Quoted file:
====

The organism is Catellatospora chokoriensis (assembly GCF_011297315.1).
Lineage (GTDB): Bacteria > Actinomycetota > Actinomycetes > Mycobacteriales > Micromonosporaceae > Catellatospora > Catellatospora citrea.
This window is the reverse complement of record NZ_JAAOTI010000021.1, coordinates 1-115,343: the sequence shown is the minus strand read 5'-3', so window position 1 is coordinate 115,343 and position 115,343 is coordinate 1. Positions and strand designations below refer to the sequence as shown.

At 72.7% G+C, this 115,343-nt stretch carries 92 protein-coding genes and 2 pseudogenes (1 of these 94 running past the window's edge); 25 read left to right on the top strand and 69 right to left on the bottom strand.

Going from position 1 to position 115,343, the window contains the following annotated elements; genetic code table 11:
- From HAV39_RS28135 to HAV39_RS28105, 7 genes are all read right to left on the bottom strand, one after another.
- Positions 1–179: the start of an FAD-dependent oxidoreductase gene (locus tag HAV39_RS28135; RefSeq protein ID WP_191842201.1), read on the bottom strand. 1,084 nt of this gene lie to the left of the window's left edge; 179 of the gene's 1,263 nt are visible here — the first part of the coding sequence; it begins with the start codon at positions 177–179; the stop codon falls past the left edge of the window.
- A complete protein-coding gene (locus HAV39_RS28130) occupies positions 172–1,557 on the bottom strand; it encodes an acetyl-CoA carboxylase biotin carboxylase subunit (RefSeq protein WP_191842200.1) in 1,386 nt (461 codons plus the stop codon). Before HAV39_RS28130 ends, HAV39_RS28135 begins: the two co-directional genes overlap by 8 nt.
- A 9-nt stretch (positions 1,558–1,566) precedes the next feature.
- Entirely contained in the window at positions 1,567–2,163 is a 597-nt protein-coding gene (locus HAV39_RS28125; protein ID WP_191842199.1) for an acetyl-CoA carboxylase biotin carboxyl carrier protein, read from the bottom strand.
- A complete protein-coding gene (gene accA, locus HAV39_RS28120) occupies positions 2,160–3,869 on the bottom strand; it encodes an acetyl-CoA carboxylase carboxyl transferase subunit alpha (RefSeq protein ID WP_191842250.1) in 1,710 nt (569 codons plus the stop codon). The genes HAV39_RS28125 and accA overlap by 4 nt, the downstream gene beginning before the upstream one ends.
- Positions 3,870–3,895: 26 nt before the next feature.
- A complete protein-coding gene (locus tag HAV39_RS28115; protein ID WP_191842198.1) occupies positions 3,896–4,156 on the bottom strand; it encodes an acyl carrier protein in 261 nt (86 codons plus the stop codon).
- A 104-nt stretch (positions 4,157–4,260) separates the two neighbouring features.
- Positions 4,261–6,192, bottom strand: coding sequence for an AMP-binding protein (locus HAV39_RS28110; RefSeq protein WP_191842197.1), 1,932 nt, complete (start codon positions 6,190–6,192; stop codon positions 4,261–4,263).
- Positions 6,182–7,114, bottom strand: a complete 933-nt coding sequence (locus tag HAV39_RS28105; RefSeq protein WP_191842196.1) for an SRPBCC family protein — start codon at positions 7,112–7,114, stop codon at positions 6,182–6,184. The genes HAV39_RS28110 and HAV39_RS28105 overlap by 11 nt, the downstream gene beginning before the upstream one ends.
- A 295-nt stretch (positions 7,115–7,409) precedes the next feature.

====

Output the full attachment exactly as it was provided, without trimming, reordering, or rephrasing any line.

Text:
The organism is Catellatospora chokoriensis (assembly GCF_011297315.1).
Lineage (GTDB): Bacteria > Actinomycetota > Actinomycetes > Mycobacteriales > Micromonosporaceae > Catellatospora > Catellatospora citrea.
This window is the reverse complement of record NZ_JAAOTI010000021.1, coordinates 1-115,343: the sequence shown is the minus strand read 5'-3', so window position 1 is coordinate 115,343 and position 115,343 is coordinate 1. Positions and strand designations below refer to the sequence as shown.

At 72.7% G+C, this 115,343-nt stretch carries 92 protein-coding genes and 2 pseudogenes (1 of these 94 running past the window's edge); 25 read left to right on the top strand and 69 right to left on the bottom strand.

Going from position 1 to position 115,343, the window contains the following annotated elements; genetic code table 11:
- From HAV39_RS28135 to HAV39_RS28105, 7 genes are all read right to left on the bottom strand, one after another.
- Positions 1–179: the start of an FAD-dependent oxidoreductase gene (locus tag HAV39_RS28135; RefSeq protein ID WP_191842201.1), read on the bottom strand. 1,084 nt of this gene lie to the left of the window's left edge; 179 of the gene's 1,263 nt are visible here — the first part of the coding sequence; it begins with the start codon at positions 177–179; the stop codon falls past the left edge of the window.
- A complete protein-coding gene (locus HAV39_RS28130) occupies positions 172–1,557 on the bottom strand; it encodes an acetyl-CoA carboxylase biotin carboxylase subunit (RefSeq protein WP_191842200.1) in 1,386 nt (461 codons plus the stop codon). Before HAV39_RS28130 ends, HAV39_RS28135 begins: the two co-directional genes overlap by 8 nt.
- A 9-nt stretch (positions 1,558–1,566) precedes the next feature.
- Entirely contained in the window at positions 1,567–2,163 is a 597-nt protein-coding gene (locus HAV39_RS28125; protein ID WP_191842199.1) for an acetyl-CoA carboxylase biotin carboxyl carrier protein, read from the bottom strand.
- A complete protein-coding gene (gene accA, locus HAV39_RS28120) occupies positions 2,160–3,869 on the bottom strand; it encodes an acetyl-CoA carboxylase carboxyl transferase subunit alpha (RefSeq protein ID WP_191842250.1) in 1,710 nt (569 codons plus the stop codon). The genes HAV39_RS28125 and accA overlap by 4 nt, the downstream gene beginning before the upstream one ends.
- Positions 3,870–3,895: 26 nt before the next feature.
- A complete protein-coding gene (locus tag HAV39_RS28115; protein ID WP_191842198.1) occupies positions 3,896–4,156 on the bottom strand; it encodes an acyl carrier protein in 261 nt (86 codons plus the stop codon).
- A 104-nt stretch (positions 4,157–4,260) separates the two neighbouring features.
- Positions 4,261–6,192, bottom strand: coding sequence for an AMP-binding protein (locus HAV39_RS28110; RefSeq protein WP_191842197.1), 1,932 nt, complete (start codon positions 6,190–6,192; stop codon positions 4,261–4,263).
- Positions 6,182–7,114, bottom strand: a complete 933-nt coding sequence (locus tag HAV39_RS28105; RefSeq protein WP_191842196.1) for an SRPBCC family protein — start codon at positions 7,112–7,114, stop codon at positions 6,182–6,184. The genes HAV39_RS28110 and HAV39_RS28105 overlap by 11 nt, the downstream gene beginning before the upstream one ends.
- A 295-nt stretch (positions 7,115–7,409) precedes the next feature.